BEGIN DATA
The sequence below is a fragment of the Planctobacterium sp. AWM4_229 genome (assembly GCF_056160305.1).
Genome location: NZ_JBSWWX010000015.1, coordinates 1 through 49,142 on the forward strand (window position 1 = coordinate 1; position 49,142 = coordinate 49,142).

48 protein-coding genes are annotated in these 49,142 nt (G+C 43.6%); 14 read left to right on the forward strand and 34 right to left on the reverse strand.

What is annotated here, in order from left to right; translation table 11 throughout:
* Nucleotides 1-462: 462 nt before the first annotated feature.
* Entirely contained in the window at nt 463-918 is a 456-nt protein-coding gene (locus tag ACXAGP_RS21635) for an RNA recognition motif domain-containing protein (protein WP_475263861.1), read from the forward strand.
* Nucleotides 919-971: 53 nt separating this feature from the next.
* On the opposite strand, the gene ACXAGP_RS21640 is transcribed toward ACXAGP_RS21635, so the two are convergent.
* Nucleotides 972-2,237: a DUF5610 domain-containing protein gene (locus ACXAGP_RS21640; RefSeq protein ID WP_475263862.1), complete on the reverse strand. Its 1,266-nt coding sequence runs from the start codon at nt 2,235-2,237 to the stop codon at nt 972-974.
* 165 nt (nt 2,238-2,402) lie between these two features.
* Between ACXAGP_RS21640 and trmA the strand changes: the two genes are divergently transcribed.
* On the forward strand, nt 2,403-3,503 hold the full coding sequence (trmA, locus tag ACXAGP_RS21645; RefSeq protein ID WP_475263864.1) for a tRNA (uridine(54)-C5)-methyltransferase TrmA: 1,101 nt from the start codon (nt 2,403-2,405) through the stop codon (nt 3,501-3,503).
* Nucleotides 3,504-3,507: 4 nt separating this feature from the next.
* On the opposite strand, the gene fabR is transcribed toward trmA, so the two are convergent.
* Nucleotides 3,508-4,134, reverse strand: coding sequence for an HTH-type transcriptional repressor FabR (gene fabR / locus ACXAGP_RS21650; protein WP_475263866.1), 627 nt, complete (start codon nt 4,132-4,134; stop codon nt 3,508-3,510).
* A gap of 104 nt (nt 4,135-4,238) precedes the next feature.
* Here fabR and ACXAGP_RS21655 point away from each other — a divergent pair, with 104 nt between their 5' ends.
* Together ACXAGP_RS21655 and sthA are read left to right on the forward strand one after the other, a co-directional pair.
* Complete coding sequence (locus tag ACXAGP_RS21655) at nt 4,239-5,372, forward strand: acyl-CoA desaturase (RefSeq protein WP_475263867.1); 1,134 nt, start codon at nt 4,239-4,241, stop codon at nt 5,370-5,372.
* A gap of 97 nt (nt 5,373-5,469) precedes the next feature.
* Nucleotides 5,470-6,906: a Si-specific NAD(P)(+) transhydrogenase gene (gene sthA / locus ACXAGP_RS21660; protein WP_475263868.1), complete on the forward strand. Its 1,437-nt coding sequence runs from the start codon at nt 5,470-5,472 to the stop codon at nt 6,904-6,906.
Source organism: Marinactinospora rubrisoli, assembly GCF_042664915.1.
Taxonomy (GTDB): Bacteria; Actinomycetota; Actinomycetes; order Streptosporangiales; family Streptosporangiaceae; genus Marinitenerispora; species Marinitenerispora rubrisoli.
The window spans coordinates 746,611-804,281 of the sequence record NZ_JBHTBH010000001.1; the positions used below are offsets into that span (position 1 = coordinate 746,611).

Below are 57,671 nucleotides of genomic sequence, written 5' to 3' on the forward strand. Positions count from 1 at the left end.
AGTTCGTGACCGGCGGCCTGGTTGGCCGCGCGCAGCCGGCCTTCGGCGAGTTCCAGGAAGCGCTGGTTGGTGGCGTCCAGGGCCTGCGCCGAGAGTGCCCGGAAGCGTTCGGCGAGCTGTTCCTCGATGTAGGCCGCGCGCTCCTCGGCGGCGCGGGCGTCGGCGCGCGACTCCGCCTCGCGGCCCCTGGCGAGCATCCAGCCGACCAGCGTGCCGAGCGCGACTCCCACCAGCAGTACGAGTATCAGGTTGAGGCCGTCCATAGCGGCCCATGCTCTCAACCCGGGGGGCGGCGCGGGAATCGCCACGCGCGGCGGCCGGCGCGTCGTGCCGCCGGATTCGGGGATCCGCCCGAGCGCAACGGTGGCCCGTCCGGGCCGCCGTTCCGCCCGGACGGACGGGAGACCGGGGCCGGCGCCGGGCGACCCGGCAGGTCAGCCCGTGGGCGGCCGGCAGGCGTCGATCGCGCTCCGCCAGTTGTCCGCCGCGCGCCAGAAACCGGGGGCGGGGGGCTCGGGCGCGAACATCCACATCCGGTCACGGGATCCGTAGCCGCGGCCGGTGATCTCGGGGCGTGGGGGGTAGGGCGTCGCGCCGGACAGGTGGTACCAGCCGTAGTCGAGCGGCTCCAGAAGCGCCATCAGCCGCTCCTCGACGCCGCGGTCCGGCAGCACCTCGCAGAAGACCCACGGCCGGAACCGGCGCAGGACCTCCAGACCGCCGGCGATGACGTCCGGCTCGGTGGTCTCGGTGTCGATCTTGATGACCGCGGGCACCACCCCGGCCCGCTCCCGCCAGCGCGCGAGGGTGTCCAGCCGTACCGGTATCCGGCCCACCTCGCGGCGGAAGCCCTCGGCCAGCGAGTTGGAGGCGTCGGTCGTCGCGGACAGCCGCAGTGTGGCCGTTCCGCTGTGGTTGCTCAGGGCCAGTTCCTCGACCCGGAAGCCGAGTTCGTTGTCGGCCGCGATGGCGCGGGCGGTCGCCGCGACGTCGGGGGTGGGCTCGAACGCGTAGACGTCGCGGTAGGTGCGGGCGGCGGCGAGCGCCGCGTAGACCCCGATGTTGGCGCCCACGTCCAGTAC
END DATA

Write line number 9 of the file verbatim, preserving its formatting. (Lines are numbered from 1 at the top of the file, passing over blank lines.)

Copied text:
* Nucleotides 972-2,237: a DUF5610 domain-containing protein gene (locus ACXAGP_RS21640; RefSeq protein ID WP_475263862.1), complete on the reverse strand. Its 1,266-nt coding sequence runs from the start codon at nt 2,235-2,237 to the stop codon at nt 972-974.